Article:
Officer shouldn’t be demonized for comment
I am writing this letter in response to the article that was written condemning the remarks made by Pfc. Rob Glover [in regards to the two Westlake High School teenagers who were killed in a car crash; “Charles County Sheriff’s Office deputy suspended for insensitive comment,” Maryland Independent, March 8]. I have been thinking about the article all weekend and felt compelled to give my response from the side of a police family.
My first plan is to stop by the La Plata police station when Pfc. Glover returns, try to locate him and give him a big hug. I first want to thank him for his 20 plus years of service.
Now, I will explain why I feel so strongly about that. I come from a very long line of a “Blue Line” family. My deceased husband, three brothers-in-law, both my son’s, daughter-in-law, grandson, and numerous nephews are involved in law enforcement. These hard working and dedicated police officers, see things every day that no person should have to see. They see the absolute worst of the worst of society then have to try to have it make some kind of sense, so they can go home to their families and live a normal life and to everyone else, they might seem like they are so tough, but they all have a soft side too.
That soft side comes out when they have to comfort someone at an accident scene, go to a domestic call, or to notify someone that their loved one is not coming home. Those calls are an everyday occurrence for these men and women who wear the blue. How can they not be frustrated and upset and yes maybe say things that people find offensive ... they are human, too. But sometimes people forget that. We don’t know what kind of day that Pfc. Glover had the day he commented on the accident, maybe his frustration with the young drivers in the county — the ones he has stopped and given tickets to about speeding, finally got to him. Like the articles have stated — he had over 20 years of going on calls and seeing the worst of the worst.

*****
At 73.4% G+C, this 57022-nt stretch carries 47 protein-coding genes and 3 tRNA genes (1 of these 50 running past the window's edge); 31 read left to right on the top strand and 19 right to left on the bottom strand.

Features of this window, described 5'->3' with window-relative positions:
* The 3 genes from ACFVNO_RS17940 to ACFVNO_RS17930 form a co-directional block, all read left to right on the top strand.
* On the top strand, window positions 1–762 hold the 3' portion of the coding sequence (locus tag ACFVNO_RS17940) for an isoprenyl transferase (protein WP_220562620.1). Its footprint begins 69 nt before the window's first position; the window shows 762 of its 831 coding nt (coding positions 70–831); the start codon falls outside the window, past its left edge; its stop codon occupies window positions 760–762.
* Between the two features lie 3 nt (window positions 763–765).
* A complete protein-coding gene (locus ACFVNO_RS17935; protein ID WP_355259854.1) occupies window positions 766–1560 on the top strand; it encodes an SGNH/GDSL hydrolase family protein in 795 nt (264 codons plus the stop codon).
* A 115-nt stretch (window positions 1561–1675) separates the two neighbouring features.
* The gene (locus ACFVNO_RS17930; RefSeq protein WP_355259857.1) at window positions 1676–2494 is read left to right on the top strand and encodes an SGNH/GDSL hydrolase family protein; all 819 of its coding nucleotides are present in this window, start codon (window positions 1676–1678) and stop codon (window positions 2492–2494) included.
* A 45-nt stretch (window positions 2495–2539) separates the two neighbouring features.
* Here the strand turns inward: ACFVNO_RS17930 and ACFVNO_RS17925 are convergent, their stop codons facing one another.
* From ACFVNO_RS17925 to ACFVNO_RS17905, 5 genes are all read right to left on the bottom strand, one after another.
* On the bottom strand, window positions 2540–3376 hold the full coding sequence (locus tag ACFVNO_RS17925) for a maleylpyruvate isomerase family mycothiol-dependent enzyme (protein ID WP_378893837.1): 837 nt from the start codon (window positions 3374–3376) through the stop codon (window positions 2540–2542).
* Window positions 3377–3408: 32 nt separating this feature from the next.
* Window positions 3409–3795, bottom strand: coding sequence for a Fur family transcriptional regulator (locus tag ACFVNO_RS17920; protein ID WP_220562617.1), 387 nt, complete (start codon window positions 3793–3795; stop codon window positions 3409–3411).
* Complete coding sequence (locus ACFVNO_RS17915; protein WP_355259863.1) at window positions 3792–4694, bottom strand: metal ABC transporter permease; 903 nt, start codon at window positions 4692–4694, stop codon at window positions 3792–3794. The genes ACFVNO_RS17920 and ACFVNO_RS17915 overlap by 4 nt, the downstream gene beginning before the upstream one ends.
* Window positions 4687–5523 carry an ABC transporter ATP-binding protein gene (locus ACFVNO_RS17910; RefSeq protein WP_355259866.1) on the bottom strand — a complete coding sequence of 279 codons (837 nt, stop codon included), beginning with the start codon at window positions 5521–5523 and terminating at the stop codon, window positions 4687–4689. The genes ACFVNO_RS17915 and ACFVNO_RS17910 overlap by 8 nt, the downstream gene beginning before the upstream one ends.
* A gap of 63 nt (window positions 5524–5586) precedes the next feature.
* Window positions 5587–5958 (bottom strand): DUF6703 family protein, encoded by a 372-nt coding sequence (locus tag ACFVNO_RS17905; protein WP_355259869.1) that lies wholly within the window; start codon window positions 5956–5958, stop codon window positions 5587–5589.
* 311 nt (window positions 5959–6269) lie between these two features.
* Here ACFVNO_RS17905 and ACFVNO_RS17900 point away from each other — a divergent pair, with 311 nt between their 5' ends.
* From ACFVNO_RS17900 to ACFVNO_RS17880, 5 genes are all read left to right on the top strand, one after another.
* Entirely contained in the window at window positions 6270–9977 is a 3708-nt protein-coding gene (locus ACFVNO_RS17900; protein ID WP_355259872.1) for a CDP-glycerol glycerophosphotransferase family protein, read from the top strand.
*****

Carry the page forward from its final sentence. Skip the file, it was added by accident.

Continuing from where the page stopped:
Nowadays, there is no other profession that is scrutinized more than the police, everyone seems to have a “better way” of handling whatever situation that is reported. Well, until you have walked a mile in their shoes — or maybe even two miles — don’t be so quick to judge.
So, why do I think I have the right to defend him? On May 14, 2001, at 1:58 p.m., I had to have a police officer show up at my door letting me know that my husband of over 40 years and a retired Metropolitan D.C. Police lieutenant, was not coming home.
A tractor trailer ran a red light, taking his life instantly. God bless the officer that showed up at my house, had to give us the bad news and then try to comfort our family. We don’t know what kind of day that officer had before he showed up at my house, but I am sure he would have wanted to be anywhere but there.
It is true that we hold our police in a higher standard than most professions, but you need to remember that they are people too, with their own families and, yes, their frustrations come out. I for one, am grateful for those men and women who put their lives on the line every single day and I always make it a point to thank them when I see them. I know firsthand how hard the job can be on the police officer and for their families, and I for one, am grateful to each and every one of them. God bless them. Maryellen Popielarcheck, Mechanicsville